I should point out that Caroline and West do get a happily for now interlude, but the book does not have a happy resolution, and although the two care for each other, each of them has to head in a different direction. Their relationships with their families are also not settled, and Caroline still has to deal with the aftermath of her ex’s actions. Despite my reservations about certain aspects of this book, I’m interested enough to continue and see how things work out for them in the next one. Deeper gets a B.

Best regards,
Rose

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REVIEW:  Before You Break by Christina Lee

REVIEW: Before You Break by Christina Lee

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Dear Ms. Lee,

Last year I read and enjoyed your debut novel, All of You. Enough so that I looked forward to your next book. Before You Break is about Ella, the best friend of Avery, the heroine of All of You.

Ella’s younger brother committed suicide when she was in high school. This left a mark on her entire family. They worked through their grief and moved on with their lives, but it influenced Ella in many ways. She’s studying to be a psychologist. She works at a suicide prevention hotline.

Unfortunately, some of these things are less ideal. She’s dating a guy because of a tenuous connection to her dead brother. Hardly a reason to stick with someone under the best of circumstances and even less so when the guy is an asshole who’s cheating on you. But Ella’s boyfriend is part of a frat and through that frat, she meets Quinn.

Quinn is the university’s star catcher. He’s also not living his own life. Feeling guilty for an accident that happened when he was in high school, he’s living out the life that should have belonged to his best friend. Quinn loves working on cars, not playing baseball. He wants to open a garage, not become a business major.

Given the recent conversation about readers’ hard lines, I want to start off by assuaging any fears. There’s no cheating in this book. Ella ends things with her cheating boyfriend before starting anything with Quinn. But she didn’t end things because of Quinn (and in fact, doing so would have made me doubt the long-term viability of their relationship); rather, meeting Quinn made her realize some deficiencies in her prior relationship.

Before You Break is a novel that plays with dual identities. Ella and Quinn know each other through the frat house and Ella’s ex. They also know each other as Gabby and Daniel, the suicide prevention hotline operator and the guy who calls in when he questions why he’s still alive. Neither knows about the other relationship. Ella doesn’t know Quinn is Daniel, and Quinn doesn’t know Ella is Gabby.

This is clever and all, but I’m not convinced it adds anything to the narrative. I understand why the device is used. Quinn isn’t going to unload all his baggage to Ella. In fact, his opening up about the past is a major hurdle he has to overcome in order to start a proper relationship with her. But I found the dual identity plotline drawn out. When will Quinn find out she’s Gabby? What will Ella do when she realizes the reason behind Quinn’s reticence? These questions only keep you hooked for so long. After a while it becomes “get on with it already.” In some ways, this reminds me of the Lucas/Landon bit from Easy but not as effectively done because Before You Break is told from both the POV of Ella and Quinn, not just Ella.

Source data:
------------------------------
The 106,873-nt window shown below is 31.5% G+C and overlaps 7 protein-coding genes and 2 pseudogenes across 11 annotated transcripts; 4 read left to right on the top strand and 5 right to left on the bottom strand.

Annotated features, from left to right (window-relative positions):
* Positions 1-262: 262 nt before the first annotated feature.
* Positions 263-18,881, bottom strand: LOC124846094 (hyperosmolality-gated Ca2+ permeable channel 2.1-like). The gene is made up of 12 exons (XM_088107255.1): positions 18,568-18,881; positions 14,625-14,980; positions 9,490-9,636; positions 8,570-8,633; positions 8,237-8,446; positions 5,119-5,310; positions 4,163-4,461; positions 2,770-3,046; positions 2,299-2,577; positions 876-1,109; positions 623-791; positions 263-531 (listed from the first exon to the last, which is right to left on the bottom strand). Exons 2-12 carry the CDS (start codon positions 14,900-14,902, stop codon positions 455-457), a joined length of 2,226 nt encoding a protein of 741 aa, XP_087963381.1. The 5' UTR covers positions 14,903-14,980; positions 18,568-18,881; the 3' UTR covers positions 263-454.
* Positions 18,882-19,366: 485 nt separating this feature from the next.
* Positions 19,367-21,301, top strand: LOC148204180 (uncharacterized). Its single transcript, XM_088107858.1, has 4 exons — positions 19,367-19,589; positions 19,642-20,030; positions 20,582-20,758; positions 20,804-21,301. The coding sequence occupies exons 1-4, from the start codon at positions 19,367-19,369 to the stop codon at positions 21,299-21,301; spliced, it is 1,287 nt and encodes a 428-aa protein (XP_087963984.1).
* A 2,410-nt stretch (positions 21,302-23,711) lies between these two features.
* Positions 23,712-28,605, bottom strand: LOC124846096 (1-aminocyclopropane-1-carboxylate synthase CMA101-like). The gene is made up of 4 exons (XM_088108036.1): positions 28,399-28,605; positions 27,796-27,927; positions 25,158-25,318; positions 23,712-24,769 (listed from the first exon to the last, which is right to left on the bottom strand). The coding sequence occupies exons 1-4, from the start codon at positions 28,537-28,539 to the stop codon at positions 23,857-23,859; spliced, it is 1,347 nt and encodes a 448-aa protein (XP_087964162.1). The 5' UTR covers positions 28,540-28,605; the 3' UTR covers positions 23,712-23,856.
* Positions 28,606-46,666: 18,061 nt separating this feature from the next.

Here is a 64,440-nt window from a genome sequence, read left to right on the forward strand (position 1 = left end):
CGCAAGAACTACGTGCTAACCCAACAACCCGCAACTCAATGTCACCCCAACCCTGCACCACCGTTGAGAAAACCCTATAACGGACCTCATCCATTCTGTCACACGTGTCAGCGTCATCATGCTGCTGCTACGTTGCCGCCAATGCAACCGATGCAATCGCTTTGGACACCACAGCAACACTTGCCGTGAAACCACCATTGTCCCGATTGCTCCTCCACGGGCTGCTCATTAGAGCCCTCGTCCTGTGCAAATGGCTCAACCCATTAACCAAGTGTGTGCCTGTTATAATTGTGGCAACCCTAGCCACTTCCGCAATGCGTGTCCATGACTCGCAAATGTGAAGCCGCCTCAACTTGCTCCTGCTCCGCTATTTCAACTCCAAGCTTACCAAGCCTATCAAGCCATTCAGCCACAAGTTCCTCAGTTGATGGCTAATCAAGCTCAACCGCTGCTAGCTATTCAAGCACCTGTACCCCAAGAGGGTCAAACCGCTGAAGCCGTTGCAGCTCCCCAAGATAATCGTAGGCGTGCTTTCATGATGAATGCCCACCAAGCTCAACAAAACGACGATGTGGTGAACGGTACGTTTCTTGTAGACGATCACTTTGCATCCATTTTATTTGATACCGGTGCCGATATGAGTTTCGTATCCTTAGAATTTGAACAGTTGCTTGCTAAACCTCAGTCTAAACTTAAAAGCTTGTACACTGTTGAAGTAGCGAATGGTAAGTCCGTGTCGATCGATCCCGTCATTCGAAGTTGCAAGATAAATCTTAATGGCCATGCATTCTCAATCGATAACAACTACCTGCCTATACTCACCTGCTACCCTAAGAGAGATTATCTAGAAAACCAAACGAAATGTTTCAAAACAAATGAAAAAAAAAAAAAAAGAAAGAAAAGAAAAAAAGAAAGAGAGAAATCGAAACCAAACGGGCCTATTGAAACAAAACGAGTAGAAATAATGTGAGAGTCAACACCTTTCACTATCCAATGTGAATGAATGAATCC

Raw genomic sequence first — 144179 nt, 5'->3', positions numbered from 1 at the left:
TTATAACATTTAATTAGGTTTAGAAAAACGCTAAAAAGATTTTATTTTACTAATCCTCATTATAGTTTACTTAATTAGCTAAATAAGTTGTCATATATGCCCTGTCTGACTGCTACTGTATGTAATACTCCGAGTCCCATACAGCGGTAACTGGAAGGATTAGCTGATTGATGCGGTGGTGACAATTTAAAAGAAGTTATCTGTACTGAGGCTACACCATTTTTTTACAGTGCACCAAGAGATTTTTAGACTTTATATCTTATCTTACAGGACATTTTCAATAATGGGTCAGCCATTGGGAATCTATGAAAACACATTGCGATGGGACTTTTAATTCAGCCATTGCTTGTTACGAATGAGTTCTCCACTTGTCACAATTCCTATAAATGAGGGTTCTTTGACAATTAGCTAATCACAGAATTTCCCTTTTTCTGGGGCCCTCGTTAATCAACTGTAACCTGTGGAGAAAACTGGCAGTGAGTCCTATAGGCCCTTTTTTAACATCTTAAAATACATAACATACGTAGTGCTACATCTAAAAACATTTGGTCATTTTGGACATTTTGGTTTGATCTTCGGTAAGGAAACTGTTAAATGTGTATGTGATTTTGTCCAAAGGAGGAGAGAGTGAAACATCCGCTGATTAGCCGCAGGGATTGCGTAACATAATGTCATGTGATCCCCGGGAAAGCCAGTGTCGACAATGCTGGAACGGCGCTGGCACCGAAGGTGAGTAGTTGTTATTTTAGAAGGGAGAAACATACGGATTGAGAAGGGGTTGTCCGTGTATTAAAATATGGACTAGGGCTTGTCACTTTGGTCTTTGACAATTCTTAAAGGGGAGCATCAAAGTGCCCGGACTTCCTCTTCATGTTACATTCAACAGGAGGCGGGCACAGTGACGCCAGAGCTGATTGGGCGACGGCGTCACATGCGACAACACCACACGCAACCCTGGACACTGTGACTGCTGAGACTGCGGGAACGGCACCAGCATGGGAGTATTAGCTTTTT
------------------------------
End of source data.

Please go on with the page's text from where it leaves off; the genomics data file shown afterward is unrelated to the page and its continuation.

That said, I really liked the brief glimpses of Ella’s family. Ella’s family is Polish and we get to see what culture played out in their home life when Ella goes home for Easter. I have a fondness for depictions of immigrant families in fiction, and this hit the spot. It’s the little details that worked: the making of the food for an extravagant meal, the men from the older generation having loud conversation outside the house, older members of the younger generation helping their littler counterparts eat their food, and the way you get sent home with tupperware after tupperware after tupperware of leftovers. It’s chaotic and loud and everyone is in your business, but it’s something I really identify with, coming from an immigrant family myself.

Before You Break is about two kindred souls. Ella’s life was changed by the suicide of her younger brother, and Quinn feels unbearably responsible for the death of his best friend, to the point of wondering why he’s still alive when his friend is not. Their home lives are also a study in contrasts: Ella’s tight-knit immigrant family and Quinn’s lonely but politically driven parents. it’s about working through the grief from losing a loved one, exorcising any responsibility you may will, and learning to live for yourself. I like these themes. In fact, I love them.

But Before You Break somehow fails to make them shine. I don’t know if it’s because of the dual identity narrative. I don’t know if it’s because it’s so somber and heavy. I might just not be in the mood for a story like this. I don’t regret reading this book but in the end, it’s a C for me.

My regards,
Jia